Can you simply take a straight-line depreciation and divide $780K by 27.5 to get an annual $28,363 deduction?   Not so fast!  The IRS won’t let you depreciate the entire purchase price of the home.  Instead, they suggest pouring over assessor data to separate out the value of the land from that of the home.  Let’s take a closer look at the RealtyHop data.  Notice that the folks at the Miami-Dade County have conveniently broken down what they feel is the market value, how much is based on land, and how much is based on the “improvements” to the land (hint: the house sitting on the land is the improvement).



So What Am I Allowed to Depreciate?

After consulting with several experienced landlords, it seems everyone does things a little differently.  Some people downright ignore this land issue and depreciate the entire $780K.  However, that is almost certainly illegal.  The proper approach is to try to tease out the value of the house itself, aka the improvements, by assigning some value to the land and the rest to the house.  In our Golden Glades example above, the county assigned $257,315 of value to the land.  Perhaps that means the remainder of the purchase price must be the house, a simple subtraction.

Yikes, but is that correct?  Remember, these valuations are based on the most recent transaction of $400K a few years ago.  Now the asking price is much higher — is it because the seller is a home flipper who put in tons of sweat equity, upgrades, and renovations to add $380K in value?  Or do you need to equally scale the ratio of the land and house valuations?  The IRS actually gives us some depreciation guidance for separating land and home, but it’s not for the faint of heart (emphasis added).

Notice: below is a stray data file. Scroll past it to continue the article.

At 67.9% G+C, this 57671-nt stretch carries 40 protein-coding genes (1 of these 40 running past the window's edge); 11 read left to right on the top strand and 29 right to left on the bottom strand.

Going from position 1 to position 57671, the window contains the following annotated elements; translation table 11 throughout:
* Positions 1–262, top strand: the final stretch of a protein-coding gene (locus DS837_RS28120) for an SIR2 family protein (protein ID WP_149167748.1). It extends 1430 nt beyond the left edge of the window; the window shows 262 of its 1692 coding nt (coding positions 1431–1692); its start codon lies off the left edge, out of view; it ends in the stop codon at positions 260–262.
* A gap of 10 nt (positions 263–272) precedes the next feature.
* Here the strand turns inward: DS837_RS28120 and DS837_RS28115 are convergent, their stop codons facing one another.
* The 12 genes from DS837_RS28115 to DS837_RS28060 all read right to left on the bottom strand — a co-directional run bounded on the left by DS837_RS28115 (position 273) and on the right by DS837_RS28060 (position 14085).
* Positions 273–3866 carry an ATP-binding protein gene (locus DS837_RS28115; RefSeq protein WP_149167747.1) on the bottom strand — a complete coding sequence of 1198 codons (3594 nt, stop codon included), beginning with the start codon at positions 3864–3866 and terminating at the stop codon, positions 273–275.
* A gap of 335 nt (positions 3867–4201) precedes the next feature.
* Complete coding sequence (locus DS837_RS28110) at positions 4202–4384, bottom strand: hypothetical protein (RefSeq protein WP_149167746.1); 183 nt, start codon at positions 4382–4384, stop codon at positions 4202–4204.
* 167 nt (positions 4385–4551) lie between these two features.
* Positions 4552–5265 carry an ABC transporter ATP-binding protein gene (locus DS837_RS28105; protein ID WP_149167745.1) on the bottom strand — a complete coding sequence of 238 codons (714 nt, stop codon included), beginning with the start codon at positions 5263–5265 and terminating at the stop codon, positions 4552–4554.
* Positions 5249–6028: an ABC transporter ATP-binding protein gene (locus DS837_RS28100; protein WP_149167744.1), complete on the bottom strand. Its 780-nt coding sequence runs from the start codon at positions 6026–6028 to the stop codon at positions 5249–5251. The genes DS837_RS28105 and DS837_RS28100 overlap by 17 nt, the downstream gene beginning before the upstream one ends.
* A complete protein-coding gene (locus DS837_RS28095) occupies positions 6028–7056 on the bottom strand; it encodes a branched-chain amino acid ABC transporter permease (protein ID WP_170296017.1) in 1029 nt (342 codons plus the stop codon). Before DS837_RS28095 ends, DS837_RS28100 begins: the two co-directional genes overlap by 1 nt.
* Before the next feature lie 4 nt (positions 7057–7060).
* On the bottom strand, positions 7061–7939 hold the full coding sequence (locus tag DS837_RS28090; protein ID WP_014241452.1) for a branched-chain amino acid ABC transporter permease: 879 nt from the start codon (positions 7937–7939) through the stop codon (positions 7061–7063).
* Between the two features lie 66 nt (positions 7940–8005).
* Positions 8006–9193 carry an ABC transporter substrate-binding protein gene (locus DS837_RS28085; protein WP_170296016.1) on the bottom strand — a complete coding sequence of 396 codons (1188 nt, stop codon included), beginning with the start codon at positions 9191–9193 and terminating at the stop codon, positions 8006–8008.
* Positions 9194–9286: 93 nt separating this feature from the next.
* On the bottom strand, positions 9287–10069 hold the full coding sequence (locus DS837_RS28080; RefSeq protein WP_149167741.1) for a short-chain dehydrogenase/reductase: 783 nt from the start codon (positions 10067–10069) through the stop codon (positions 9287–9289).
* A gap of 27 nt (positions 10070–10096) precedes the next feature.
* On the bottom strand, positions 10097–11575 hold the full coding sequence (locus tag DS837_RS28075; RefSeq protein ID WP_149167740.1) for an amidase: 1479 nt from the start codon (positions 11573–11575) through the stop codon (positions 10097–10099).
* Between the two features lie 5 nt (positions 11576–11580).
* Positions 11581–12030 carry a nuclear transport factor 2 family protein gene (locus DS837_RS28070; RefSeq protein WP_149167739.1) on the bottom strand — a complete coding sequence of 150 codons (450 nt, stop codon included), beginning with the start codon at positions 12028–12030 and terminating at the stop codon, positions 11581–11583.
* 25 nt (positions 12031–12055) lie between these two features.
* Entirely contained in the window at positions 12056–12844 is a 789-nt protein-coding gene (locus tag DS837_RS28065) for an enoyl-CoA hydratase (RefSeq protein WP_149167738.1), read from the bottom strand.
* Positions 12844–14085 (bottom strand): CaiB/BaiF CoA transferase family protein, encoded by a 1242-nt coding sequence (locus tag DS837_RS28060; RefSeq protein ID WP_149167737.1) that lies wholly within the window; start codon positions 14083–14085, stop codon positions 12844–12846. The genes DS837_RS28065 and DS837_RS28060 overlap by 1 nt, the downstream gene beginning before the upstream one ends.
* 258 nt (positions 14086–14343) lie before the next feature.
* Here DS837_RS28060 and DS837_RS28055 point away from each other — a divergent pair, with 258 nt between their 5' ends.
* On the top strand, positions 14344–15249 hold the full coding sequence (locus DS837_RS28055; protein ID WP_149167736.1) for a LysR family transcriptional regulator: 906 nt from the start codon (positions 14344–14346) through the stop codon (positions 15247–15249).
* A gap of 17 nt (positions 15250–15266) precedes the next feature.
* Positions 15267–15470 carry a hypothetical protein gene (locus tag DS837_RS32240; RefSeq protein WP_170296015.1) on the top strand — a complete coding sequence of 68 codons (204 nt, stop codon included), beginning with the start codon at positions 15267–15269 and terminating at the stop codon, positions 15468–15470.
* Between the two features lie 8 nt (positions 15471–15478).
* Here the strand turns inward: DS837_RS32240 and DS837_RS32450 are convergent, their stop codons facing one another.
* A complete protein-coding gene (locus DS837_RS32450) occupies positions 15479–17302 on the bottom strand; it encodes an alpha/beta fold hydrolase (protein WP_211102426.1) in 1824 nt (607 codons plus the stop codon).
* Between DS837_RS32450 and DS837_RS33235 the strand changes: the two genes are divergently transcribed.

Separating cost of land and buildings. You must divide the cost between the land and the buildings to figure the basis for depreciation of the buildings. The part of the cost that you allocate to each asset is the ratio of the FMV of that asset to the FMV of the whole property AT THE TIME YOU BUY ITIf you aren’t certain [you can use] their assessed values for real estate tax purposes.

They proceed with an example:

You buy a house and land for $200,000. The latest real estate tax assessment … was based on an assessed value of $160,000, of which $136,000 was for the house and $24,000 was for the land. You can allocate 85% ($136,000 ÷ $160,000) of the purchase price to the house and 15% ($24,000 ÷ $160,000) of the purchase price to the land. Your basis in the house is $170,000 (85% of $200,000).

Back to our Golden Glades home, the fair market value of our ratio seems to be $165,715/$423,030 = 39.2%.   Meaning the cost basis we can depreciate for the house is only 39.2% of what we originally calculated above.  Darn.

Things get a little more optimistic, or complicated, because Miami actually quotes a different number for assessed value and market value.  Look up the address on their county assessor website and you will see the assessed value in 2023 is only $305,786, with no breakdown given between land and home.  This is due to some local rule called the “Save Our Homes Homestead Cap“.  We also see a wildly fluctuating ratio between home and land in their 2021-2023 data, meaning the IRS suggestion to use a constant FMV ratio based on your purchase date is somewhat dubious.


In the future, we may cover solutions to this problem, including itemizing improvements and putting renovations on their own separate depreciation schedules from the rest of the house.  We can also look at various ways to interpret assessment cap situations such as the one in Florida and other state and local adjustments.

Mr. "Hud" Chavij recently came from abroad and brought with him a level of determination and creativity that instantly gained him a reputation among the NYC real estate thought leaders.